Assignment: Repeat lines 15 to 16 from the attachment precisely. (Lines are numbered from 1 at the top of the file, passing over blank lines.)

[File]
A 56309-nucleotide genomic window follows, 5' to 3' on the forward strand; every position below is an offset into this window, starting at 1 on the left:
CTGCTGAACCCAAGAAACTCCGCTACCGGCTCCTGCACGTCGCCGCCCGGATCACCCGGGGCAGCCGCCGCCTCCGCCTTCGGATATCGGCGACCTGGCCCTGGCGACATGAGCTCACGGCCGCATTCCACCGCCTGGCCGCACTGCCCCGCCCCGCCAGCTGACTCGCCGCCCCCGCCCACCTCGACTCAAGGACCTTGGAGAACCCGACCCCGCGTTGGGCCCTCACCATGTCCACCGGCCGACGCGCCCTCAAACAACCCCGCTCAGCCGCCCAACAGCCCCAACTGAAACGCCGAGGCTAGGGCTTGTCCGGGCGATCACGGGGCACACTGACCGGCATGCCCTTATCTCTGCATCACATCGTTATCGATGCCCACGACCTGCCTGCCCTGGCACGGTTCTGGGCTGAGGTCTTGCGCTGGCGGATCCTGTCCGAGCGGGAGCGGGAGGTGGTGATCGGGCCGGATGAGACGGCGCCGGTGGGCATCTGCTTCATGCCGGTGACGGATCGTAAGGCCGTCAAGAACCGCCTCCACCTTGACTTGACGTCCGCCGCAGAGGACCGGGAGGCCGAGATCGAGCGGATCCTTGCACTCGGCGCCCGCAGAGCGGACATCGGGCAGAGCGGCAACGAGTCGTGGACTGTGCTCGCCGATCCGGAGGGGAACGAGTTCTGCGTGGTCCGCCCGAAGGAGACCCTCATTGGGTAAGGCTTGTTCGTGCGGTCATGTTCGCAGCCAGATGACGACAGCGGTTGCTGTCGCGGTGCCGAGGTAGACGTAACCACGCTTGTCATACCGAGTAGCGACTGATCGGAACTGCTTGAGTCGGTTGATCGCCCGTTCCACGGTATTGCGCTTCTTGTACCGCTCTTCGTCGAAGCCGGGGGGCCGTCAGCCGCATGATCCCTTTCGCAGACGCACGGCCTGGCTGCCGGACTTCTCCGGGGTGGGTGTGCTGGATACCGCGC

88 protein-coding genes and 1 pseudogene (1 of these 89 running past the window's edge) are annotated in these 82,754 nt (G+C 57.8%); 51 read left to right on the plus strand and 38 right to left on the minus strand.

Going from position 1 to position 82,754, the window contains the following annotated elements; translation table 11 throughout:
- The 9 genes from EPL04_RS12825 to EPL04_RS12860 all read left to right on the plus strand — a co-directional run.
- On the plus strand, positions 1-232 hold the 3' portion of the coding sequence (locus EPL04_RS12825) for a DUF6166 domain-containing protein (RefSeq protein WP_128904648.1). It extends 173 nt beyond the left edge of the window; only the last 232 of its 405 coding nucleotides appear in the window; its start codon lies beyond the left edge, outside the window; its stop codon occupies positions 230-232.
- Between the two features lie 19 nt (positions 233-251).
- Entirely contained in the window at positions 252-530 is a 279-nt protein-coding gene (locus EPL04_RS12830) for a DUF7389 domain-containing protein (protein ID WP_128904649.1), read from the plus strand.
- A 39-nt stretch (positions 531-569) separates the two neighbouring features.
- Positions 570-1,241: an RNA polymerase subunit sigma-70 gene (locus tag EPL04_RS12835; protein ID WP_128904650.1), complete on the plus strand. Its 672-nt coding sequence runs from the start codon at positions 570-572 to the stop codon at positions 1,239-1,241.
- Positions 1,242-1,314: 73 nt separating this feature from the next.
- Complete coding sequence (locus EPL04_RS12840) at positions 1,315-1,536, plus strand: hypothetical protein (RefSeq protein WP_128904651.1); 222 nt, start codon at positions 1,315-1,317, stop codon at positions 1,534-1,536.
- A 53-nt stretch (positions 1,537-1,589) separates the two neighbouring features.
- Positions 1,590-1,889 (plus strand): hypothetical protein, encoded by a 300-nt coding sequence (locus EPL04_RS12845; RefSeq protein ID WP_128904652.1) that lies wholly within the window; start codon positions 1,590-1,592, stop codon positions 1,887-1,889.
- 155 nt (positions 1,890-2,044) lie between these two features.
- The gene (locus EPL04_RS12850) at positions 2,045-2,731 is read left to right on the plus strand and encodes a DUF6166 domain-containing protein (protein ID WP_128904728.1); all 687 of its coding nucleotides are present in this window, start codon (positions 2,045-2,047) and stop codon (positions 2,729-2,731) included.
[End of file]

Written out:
- 155 nt (positions 1,890-2,044) lie between these two features.
- The gene (locus EPL04_RS12850) at positions 2,045-2,731 is read left to right on the plus strand and encodes a DUF6166 domain-containing protein (protein ID WP_128904728.1); all 687 of its coding nucleotides are present in this window, start codon (positions 2,045-2,047) and stop codon (positions 2,729-2,731) included.